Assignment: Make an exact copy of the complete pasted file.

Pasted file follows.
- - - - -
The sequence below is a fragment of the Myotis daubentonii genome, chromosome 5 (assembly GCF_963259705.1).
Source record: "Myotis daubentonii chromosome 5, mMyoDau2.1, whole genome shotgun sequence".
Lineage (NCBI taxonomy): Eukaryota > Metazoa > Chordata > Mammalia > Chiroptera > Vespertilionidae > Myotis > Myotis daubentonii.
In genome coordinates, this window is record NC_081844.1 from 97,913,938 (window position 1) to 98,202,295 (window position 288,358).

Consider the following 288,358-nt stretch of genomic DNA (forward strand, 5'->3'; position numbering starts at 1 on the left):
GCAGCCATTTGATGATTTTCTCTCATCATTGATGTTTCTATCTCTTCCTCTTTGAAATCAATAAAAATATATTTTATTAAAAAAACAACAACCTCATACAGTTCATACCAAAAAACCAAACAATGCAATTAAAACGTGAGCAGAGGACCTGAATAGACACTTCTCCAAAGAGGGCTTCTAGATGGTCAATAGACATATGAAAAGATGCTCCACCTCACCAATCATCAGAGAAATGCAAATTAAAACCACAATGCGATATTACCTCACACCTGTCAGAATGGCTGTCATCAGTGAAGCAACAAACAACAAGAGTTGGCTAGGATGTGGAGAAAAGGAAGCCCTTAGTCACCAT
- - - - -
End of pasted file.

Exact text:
The sequence below is a fragment of the Myotis daubentonii genome, chromosome 5 (assembly GCF_963259705.1).
Source record: "Myotis daubentonii chromosome 5, mMyoDau2.1, whole genome shotgun sequence".
Lineage (NCBI taxonomy): Eukaryota > Metazoa > Chordata > Mammalia > Chiroptera > Vespertilionidae > Myotis > Myotis daubentonii.
In genome coordinates, this window is record NC_081844.1 from 97,913,938 (window position 1) to 98,202,295 (window position 288,358).

Consider the following 288,358-nt stretch of genomic DNA (forward strand, 5'->3'; position numbering starts at 1 on the left):
GCAGCCATTTGATGATTTTCTCTCATCATTGATGTTTCTATCTCTTCCTCTTTGAAATCAATAAAAATATATTTTATTAAAAAAACAACAACCTCATACAGTTCATACCAAAAAACCAAACAATGCAATTAAAACGTGAGCAGAGGACCTGAATAGACACTTCTCCAAAGAGGGCTTCTAGATGGTCAATAGACATATGAAAAGATGCTCCACCTCACCAATCATCAGAGAAATGCAAATTAAAACCACAATGCGATATTACCTCACACCTGTCAGAATGGCTGTCATCAGTGAAGCAACAAACAACAAGAGTTGGCTAGGATGTGGAGAAAAGGAAGCCCTTAGTCACCAT